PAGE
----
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When riding your ATV, think safety first

​​​​The best way to enjoy beautiful northern Wisconsin is to get into the woods.


Riding an all-terrain vehicle (ATV) is a popular way to get you there. Safely riding your ATV will get you there -- and back.

In Wisconsin, more than 280 people have died from injuries sustained in ATV accidents since 1982. Of those deaths, 73 were children under age 16.

"Riding an ATV allows large numbers of people to go out and enjoy the woods up close," said Emergency Medicine Physician Scott Carpenter, M.D., Marshfield Clinic Park Falls Center and Flambeau Hospital, Park Falls. "Being mindful of a few safety precautions can help prevent an accident from spoiling a fun day of riding the trails."

The most troublesome accidents are those involving underage drivers, said Dr. Carpenter. "In the emergency room, we have seen kids that are underage for kid- and adult-sized ATVs. Often the situation is further complicated because the child was not wearing a helmet."

Lack of maturity, including physical ability and judgment, are factors in recommending that a child under age 6 not drive or ride on an ATV. Recommended ages for Y-6 ATV models (under 70 cc engines) are age 6 to 11. These models have simpler controls, easier handling and can be set to travel at lower speeds.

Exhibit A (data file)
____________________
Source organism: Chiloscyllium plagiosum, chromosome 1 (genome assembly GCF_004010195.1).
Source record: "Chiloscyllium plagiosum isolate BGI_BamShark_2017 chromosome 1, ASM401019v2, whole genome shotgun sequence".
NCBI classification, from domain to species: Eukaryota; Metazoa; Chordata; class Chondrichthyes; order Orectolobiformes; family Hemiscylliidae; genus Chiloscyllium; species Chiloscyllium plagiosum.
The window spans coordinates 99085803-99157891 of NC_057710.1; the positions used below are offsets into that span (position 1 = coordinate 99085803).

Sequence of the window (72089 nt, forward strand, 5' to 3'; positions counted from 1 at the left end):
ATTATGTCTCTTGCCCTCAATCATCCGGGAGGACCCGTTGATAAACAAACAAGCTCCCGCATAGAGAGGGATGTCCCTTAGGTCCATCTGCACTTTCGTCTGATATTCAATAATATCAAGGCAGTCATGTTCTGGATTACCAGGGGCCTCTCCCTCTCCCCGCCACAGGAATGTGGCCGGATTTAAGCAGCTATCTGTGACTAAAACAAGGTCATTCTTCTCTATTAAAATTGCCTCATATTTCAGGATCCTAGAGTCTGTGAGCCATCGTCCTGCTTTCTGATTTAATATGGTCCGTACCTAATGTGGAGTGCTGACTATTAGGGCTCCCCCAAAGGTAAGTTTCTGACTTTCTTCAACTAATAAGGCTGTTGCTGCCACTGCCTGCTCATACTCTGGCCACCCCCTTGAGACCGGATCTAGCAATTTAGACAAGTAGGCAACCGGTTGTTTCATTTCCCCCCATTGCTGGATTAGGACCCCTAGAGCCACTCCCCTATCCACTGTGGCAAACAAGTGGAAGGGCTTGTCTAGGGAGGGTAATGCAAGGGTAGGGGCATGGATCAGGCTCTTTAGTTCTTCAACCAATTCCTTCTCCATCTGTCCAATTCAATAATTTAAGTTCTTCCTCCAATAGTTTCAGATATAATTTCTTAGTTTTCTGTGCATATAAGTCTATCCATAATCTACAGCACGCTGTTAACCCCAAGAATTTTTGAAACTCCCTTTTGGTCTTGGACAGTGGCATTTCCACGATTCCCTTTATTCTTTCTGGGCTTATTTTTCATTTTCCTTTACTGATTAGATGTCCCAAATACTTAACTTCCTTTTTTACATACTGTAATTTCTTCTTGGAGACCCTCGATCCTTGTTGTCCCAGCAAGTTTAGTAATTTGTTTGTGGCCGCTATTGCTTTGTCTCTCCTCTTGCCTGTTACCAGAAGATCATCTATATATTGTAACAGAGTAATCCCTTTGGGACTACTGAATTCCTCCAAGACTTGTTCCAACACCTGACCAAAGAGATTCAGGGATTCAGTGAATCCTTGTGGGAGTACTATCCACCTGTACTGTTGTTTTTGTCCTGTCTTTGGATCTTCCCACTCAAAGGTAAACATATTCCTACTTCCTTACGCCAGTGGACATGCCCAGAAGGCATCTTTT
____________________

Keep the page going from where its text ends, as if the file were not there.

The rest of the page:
"Accidents involving high speeds have resulted in crashes with buildings, trees or other structures," said Dr. Carpenter. "ATVs are set up for quick movements on rough terrain. Quick turns at a high rate of speed, particularly on gravel or pavement, can result in rollovers."

Injured riders -- adults and kids -- who were not wearing a helmet, are a recurrent issue. "Bad injuries from not wearing a helmet are the most difficult from which to recover," said Dr. Carpenter. "In kids, the heaviest and most dense part of the body is the upper extremity and the head. These areas need protection. Lots of cool helmets are available with great features."

Alcohol, drugs and ATVs don't mix. "We encourage riders to stay hydrated – safely," said Dr. Carpenter. "It is safer to refrain from enjoying alcoholic beverages until the ride is over for the day."

Riding with a partner is a good idea. "Time is a factor with ATV accidents," said Dr. Carpenter. "Because ATV rides are more remote, it might be an hour before an accident victim is found. If you don't plan to ride with a partner, let someone know where you are going and when you expect to return."

No ride is too short that safety should be compromised. "'I was just going a little way.' This is a phrase we hear all too often," said Dr. Carpenter. "No matter how far you ride, safely riding an ATV on appropriate terrain is a great way to get there and return."